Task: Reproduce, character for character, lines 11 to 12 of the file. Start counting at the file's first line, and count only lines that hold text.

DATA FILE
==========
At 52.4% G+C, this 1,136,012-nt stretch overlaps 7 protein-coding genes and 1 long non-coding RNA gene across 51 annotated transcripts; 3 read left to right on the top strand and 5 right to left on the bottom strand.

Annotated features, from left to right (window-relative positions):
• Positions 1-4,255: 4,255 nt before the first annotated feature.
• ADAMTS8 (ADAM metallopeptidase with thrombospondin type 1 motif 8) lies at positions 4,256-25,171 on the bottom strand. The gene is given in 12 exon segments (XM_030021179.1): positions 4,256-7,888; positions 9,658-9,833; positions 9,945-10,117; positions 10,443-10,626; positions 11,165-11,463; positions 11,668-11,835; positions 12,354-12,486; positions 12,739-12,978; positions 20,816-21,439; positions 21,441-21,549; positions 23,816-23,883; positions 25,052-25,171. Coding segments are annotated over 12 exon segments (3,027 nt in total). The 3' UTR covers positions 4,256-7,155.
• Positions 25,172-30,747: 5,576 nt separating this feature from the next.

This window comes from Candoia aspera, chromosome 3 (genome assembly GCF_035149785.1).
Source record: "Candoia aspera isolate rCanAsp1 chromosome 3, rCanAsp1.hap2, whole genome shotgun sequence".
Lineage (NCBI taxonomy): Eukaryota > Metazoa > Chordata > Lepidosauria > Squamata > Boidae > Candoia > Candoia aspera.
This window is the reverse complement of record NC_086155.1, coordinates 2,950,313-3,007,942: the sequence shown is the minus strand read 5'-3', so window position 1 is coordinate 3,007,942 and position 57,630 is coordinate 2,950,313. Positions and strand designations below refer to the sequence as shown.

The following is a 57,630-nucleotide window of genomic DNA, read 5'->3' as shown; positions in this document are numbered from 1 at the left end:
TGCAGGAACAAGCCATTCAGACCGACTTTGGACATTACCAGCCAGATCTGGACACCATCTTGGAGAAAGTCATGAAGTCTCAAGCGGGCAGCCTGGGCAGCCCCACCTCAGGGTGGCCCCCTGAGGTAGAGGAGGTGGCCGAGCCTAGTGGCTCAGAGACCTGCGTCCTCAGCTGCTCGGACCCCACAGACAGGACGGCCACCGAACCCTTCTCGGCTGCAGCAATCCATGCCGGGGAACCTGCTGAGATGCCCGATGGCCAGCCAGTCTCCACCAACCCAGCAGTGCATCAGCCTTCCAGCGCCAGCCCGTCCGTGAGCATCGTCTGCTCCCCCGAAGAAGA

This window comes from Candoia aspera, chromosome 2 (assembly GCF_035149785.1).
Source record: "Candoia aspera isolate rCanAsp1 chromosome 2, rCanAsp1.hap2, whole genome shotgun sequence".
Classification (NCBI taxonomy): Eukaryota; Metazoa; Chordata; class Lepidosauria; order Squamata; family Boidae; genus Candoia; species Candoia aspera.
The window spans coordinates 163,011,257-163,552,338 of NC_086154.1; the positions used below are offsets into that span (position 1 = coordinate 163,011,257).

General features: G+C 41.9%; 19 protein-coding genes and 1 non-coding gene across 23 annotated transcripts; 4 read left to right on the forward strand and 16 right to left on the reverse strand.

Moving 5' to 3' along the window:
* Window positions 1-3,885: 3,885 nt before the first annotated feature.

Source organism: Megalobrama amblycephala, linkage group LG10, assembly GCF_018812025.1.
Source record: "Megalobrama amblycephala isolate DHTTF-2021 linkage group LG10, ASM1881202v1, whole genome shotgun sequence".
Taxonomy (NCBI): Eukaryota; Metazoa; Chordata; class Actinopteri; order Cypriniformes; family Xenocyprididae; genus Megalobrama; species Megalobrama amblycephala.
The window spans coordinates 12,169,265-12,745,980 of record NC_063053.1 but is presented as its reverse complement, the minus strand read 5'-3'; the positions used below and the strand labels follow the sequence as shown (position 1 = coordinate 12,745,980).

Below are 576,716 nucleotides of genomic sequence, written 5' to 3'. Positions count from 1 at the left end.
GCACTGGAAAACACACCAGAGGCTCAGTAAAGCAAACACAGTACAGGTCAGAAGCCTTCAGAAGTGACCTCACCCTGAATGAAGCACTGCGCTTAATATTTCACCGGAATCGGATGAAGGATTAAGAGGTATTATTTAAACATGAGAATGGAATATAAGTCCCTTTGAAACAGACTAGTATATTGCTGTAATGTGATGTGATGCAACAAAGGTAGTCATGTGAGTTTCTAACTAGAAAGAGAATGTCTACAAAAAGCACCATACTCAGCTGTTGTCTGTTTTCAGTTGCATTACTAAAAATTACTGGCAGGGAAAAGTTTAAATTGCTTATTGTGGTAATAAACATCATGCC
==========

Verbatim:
TGCAGGAACAAGCCATTCAGACCGACTTTGGACATTACCAGCCAGATCTGGACACCATCTTGGAGAAAGTCATGAAGTCTCAAGCGGGCAGCCTGGGCAGCCCCACCTCAGGGTGGCCCCCTGAGGTAGAGGAGGTGGCCGAGCCTAGTGGCTCAGAGACCTGCGTCCTCAGCTGCTCGGACCCCACAGACAGGACGGCCACCGAACCCTTCTCGGCTGCAGCAATCCATGCCGGGGAACCTGCTGAGATGCCCGATGGCCAGCCAGTCTCCACCAACCCAGCAGTGCATCAGCCTTCCAGCGCCAGCCCGTCCGTGAGCATCGTCTGCTCCCCCGAAGAAGA

This window comes from Candoia aspera, chromosome 2 (assembly GCF_035149785.1).